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Review: J. Cole’s KOD is the album we need

Brooke Volpi, Staff Writer

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It seemed like everybody had their earbuds in on April 20 when rapper J. Cole released his new album, KOD. Before I had listened to a word of the album, I had already heard every opinion imaginable. While many of my (South Tampa middle class) friends were adamant in claiming that his new album was trash, when I arrived at school I was berated with rave reviews. Needless to say, I was confused. How could the same album elicit such different responses?

My other question about the album was more simple- what does KOD even mean?

After some researching, I discovered that Cole revealed the album title’s three sided meaning; Kid On Drugs, King Overdose, and Kill Our Demons. These three meanings, I feel, perfectly encapsulate his purpose.

KOD is certainty not your basic rap album. KOD is not an ode to the party life, to fancy cars, to drugs, to designer brands, or to beautiful girls. Rather, it’s a warning. This album sparks necessary conversation about the dangers of addiction.

In KOD, Cole looks back to his childhood and his struggles with addiction as well as his mother’s. I see it as similar to Kendrick Lamar’s DAMN. in that it talks about real issues inspired by the artists’ personal experiences in the form of rap, instead of just layering meaningless verses over a catchy beat. Many of these bad reviews come from people looking at rap music for the shallow verses and catchy beat and nothing more.

In my opinion, KOD is a triumph for the rap community. In it, Cole has paired catchy beats with meaningful lyrics, a combination that seems to be in shortage today.

Recently, Soundcloud “rappers” have made songs with trash beats and even trashier lyrics popular. I truly hope that the future of rap isn’t one single idiotic phrase over the same basic beat we’ve heard a million times (e.g. “Gucci Gang”). While there is a time and place for songs like that, I’d rather listen to a song that took more than 30 minutes to make.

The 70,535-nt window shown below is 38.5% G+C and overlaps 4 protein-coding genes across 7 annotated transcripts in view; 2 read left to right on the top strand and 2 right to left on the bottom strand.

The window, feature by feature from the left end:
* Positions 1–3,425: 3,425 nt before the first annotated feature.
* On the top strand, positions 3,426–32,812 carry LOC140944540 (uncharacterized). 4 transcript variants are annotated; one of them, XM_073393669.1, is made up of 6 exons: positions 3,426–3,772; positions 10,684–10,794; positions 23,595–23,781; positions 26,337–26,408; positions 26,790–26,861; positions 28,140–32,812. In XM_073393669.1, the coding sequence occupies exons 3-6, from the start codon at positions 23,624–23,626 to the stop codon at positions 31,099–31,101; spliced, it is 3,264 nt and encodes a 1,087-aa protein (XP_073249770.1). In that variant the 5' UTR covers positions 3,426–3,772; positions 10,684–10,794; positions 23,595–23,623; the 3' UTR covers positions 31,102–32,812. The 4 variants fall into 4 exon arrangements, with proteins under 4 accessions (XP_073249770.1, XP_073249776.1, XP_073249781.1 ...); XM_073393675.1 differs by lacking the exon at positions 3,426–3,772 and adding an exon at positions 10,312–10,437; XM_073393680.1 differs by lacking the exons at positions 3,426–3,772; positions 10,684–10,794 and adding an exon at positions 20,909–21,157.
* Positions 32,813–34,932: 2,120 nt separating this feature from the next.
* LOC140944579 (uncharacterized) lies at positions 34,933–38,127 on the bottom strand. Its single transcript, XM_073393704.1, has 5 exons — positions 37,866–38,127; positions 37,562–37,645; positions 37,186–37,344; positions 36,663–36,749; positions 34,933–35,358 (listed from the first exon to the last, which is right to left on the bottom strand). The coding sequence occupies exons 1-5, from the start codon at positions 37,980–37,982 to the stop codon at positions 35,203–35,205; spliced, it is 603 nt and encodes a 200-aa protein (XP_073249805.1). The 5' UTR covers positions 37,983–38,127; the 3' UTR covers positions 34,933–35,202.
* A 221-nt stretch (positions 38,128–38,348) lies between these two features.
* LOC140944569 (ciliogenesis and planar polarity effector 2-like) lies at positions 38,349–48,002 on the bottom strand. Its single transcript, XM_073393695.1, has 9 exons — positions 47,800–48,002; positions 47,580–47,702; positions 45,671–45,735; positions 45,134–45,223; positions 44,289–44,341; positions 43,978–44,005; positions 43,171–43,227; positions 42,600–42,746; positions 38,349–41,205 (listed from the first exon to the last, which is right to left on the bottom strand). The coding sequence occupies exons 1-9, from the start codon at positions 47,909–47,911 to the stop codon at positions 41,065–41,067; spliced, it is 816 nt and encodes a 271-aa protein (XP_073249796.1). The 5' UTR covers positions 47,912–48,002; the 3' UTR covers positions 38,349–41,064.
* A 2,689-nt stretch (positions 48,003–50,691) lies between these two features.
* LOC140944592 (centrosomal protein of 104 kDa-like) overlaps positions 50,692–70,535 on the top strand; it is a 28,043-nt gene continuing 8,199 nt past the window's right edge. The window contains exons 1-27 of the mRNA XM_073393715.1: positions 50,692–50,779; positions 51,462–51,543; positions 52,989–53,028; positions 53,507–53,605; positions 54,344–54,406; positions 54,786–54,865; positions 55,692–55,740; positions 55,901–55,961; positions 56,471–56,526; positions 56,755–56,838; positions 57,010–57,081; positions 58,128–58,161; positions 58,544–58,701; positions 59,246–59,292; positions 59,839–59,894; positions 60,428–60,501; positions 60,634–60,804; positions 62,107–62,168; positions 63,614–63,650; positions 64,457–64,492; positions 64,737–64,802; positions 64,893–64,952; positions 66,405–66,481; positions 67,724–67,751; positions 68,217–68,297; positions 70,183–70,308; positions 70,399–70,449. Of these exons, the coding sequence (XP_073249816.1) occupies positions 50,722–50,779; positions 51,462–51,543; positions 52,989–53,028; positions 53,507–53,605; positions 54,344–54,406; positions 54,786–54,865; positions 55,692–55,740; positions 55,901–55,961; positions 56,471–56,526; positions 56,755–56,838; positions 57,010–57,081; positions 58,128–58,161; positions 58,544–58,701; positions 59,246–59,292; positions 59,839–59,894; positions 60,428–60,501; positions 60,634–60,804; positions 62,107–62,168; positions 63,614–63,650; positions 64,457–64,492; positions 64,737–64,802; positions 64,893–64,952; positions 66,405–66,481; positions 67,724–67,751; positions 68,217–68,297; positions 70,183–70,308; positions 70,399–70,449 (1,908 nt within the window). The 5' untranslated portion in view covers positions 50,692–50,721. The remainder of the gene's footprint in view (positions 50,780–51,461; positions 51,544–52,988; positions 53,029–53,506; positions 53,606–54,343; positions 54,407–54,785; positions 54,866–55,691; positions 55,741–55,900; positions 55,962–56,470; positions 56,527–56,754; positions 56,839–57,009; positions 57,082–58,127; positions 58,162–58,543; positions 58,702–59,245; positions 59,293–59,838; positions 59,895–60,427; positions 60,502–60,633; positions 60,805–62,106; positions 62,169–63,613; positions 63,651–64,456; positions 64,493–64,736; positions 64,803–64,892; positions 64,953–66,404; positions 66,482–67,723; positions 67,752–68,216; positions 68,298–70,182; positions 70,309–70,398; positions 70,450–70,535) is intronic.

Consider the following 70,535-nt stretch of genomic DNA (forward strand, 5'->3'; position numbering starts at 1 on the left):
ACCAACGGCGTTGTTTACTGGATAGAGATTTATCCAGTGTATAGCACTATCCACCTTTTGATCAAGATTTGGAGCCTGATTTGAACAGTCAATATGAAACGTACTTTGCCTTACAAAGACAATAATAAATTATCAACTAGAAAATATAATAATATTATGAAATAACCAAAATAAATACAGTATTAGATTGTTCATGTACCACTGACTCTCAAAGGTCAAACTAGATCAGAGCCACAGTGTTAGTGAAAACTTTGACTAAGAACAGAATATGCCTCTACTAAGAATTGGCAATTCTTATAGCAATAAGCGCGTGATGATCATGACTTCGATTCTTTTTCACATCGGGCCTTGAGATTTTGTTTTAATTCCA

Ultimately, despite the variety of differing opinions, Cole’s new album seems to be doing fine. Within 24 hours of its release, KOD smashed Apple Music 24-hour streaming records with 64.5 million streams, as well as the Spotify first-day U.S. album streams record with 36.7 million streams. Additionally, KOD was set at #1 on the Billboard 200 chart with the biggest debut of 2018.

No matter your what your opinions of J. Cole’s new album are, you have to admit it opens up a conversation that society needs to have.

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About the Writer
Brooke Volpi, staff writer
Brooke Volpi is a sophomore staff writer and this is her first year writing on the journalism staff. She also plays flag football and soccer for Robinson and plays club soccer with Tampa Bay United.
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Review: J. Cole’s KOD is the album we need